Recognizing Childhood Obesity

Written by Lee Wyatt (last updated August 23, 2013)

If you are a parent, teacher, or even a concerned caregiver, then chances are pretty good you have heard about childhood obesity. In fact, it seems like you can't turn on the radio, television, or even the computer without hearing about it in some form or another. Recognizing childhood obesity is the first step in being able to combat it. Here is some information that you can use to begin recognizing the signs, as well as how you can help deal those you care for deal with it.

  • What is it? Simply put childhood obesity is where a child has such a high level of body fat that it starts to hamper daily activities and even the general health of the child. In clinical terms, it is where the child or adolescent is significantly above the "normal" weight for their age, gender, height, and so on.
  • Symptoms. While the primary symptom of childhood obesity is fairly obvious (excessive body fat) some of the other signs and symptoms are not. Many of the other symptoms can only be viewed as a symptom of childhood obesity when taken in conjunction with a high level of body fat. These can include things like shortness of breath, getting easily tired, high blood pressure, high cholesterol levels, and so on. If you feel that your child may be obese, do not make the diagnosis yourself. Rather, take your child in for a doctor's visit, and have them make the decision.
  • Cause. In most, if not all, cases childhood obesity is a combination of factors, the first of which is genetic. Does your family have a history of obesity? If so that could be a major cause for your child. The other leading factor for childhood obesity is their environment. In this particular case this means whether they are getting enough exercise, eating enough healthy foods, and so on. Most often childhood obesity is a combination of these two factors.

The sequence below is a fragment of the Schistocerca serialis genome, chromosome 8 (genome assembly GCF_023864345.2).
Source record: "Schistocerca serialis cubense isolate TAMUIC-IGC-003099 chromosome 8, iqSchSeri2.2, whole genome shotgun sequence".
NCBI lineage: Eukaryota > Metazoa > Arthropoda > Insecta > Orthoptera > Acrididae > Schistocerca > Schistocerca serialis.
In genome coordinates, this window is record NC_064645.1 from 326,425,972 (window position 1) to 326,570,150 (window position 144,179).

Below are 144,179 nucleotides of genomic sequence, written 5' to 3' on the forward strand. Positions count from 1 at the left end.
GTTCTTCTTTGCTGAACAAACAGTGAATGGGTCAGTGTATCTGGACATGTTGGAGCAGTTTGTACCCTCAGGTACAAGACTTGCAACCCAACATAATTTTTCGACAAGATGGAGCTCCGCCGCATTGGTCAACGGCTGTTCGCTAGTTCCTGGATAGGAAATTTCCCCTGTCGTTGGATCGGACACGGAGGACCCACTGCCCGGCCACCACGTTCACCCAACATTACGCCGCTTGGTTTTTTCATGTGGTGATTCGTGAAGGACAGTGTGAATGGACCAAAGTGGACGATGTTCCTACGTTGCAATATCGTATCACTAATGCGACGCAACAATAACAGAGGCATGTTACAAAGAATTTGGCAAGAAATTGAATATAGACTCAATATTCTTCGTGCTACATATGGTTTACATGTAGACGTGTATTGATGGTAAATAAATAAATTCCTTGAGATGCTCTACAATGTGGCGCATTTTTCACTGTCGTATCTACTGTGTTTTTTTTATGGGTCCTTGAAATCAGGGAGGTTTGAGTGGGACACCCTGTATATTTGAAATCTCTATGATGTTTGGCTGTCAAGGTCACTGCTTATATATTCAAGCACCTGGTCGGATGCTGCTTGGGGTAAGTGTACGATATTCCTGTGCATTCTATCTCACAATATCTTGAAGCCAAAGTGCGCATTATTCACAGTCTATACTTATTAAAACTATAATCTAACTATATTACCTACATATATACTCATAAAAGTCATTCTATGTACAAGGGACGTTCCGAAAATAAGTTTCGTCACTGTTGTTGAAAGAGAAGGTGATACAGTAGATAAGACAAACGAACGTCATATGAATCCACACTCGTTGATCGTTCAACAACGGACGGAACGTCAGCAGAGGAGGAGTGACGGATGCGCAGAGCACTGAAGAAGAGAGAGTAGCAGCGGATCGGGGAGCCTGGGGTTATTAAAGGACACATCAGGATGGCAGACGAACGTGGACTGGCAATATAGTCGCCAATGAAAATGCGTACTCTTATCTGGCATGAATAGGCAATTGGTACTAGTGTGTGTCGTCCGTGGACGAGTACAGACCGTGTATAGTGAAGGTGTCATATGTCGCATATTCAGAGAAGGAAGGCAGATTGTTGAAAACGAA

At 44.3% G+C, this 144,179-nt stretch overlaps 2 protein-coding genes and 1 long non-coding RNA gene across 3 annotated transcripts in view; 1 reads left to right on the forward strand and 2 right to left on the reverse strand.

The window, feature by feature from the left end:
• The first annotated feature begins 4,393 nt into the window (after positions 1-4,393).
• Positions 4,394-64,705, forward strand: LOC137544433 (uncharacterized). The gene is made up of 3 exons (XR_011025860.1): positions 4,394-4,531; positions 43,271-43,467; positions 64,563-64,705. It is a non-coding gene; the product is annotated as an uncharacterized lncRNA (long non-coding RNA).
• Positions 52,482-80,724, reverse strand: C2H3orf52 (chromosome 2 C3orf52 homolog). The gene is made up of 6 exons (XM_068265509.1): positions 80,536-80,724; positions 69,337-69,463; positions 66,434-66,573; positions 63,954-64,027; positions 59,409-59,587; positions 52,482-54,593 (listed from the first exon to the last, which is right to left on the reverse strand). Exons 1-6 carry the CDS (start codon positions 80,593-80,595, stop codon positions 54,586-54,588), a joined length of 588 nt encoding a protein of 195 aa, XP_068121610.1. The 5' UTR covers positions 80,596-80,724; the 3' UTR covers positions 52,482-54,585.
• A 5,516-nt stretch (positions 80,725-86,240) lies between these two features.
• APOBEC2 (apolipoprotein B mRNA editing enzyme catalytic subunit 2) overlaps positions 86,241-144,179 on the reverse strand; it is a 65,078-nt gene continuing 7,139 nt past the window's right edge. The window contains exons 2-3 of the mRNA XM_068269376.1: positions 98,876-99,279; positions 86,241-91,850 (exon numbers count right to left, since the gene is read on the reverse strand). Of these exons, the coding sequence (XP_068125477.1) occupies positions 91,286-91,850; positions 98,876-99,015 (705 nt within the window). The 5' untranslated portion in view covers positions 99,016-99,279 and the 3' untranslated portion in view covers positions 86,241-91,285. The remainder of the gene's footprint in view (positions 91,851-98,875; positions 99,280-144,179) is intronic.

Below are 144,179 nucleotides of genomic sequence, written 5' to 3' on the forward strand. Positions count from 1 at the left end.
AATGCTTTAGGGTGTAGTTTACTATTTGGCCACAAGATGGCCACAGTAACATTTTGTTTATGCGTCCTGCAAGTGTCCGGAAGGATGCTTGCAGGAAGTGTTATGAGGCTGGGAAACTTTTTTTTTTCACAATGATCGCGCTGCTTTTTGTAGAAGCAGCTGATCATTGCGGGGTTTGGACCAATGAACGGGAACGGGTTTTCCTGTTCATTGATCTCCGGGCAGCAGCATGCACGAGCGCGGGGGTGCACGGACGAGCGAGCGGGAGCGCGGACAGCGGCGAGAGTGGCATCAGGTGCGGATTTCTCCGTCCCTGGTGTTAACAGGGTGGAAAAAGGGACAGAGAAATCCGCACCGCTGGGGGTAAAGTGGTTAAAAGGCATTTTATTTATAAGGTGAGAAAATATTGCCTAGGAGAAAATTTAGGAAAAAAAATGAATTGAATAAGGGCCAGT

• Treatments. Treatments for childhood obesity are rather simple in that they are the old standbys of proper exercise and a healthy diet. However, since too often adults think what is a healthy diet or proper amount of exercise is incorrect is only correct for a full grown adult, make sure that you are receiving proper guidance from a doctor.

If you believe that you, or someone you love, may have childhood obesity seek the help of a doctor. The reason for this is that children's bodies are still developing, and as such have a rather delicate balance that must be maintained. If dieting or exercise is undertaken without proper supervision by a child, then they can easily cause harm to themselves without even realizing it.

Author Bio

Lee Wyatt

Contributor of numerous Tips.Net articles, Lee Wyatt is quickly becoming a regular "Jack of all trades." He is currently an independent contractor specializing in writing and editing. Contact him today for all of your writing and editing needs! Click here to contact. ...


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